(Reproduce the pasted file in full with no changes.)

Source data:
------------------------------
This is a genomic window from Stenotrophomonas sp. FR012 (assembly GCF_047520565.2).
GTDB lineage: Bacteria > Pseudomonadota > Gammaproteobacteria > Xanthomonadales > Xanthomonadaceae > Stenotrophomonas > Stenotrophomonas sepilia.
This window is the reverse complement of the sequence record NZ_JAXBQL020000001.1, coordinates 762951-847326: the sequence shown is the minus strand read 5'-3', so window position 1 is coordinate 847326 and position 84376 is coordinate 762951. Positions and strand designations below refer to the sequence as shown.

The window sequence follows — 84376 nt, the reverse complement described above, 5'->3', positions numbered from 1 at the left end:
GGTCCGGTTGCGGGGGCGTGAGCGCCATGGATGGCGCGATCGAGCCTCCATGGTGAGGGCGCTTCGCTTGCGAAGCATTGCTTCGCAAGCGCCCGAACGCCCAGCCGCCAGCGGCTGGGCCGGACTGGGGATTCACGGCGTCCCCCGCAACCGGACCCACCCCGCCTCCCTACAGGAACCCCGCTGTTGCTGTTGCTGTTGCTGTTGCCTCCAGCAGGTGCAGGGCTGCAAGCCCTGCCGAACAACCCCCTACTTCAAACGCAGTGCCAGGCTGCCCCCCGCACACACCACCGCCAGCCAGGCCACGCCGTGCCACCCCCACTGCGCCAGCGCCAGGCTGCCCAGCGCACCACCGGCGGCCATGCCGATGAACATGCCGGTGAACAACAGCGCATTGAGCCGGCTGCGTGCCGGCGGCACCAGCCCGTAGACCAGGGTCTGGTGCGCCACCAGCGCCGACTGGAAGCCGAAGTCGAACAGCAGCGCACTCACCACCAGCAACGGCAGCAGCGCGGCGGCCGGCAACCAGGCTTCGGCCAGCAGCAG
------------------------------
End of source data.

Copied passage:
This is a genomic window from Stenotrophomonas sp. FR012 (assembly GCF_047520565.2).
GTDB lineage: Bacteria > Pseudomonadota > Gammaproteobacteria > Xanthomonadales > Xanthomonadaceae > Stenotrophomonas > Stenotrophomonas sepilia.
This window is the reverse complement of the sequence record NZ_JAXBQL020000001.1, coordinates 762951-847326: the sequence shown is the minus strand read 5'-3', so window position 1 is coordinate 847326 and position 84376 is coordinate 762951. Positions and strand designations below refer to the sequence as shown.

The window sequence follows — 84376 nt, the reverse complement described above, 5'->3', positions numbered from 1 at the left end:
GGTCCGGTTGCGGGGGCGTGAGCGCCATGGATGGCGCGATCGAGCCTCCATGGTGAGGGCGCTTCGCTTGCGAAGCATTGCTTCGCAAGCGCCCGAACGCCCAGCCGCCAGCGGCTGGGCCGGACTGGGGATTCACGGCGTCCCCCGCAACCGGACCCACCCCGCCTCCCTACAGGAACCCCGCTGTTGCTGTTGCTGTTGCTGTTGCCTCCAGCAGGTGCAGGGCTGCAAGCCCTGCCGAACAACCCCCTACTTCAAACGCAGTGCCAGGCTGCCCCCCGCACACACCACCGCCAGCCAGGCCACGCCGTGCCACCCCCACTGCGCCAGCGCCAGGCTGCCCAGCGCACCACCGGCGGCCATGCCGATGAACATGCCGGTGAACAACAGCGCATTGAGCCGGCTGCGTGCCGGCGGCACCAGCCCGTAGACCAGGGTCTGGTGCGCCACCAGCGCCGACTGGAAGCCGAAGTCGAACAGCAGCGCACTCACCACCAGCAACGGCAGCAGCGCGGCGGCCGGCAACCAGGCTTCGGCCAGCAGCAG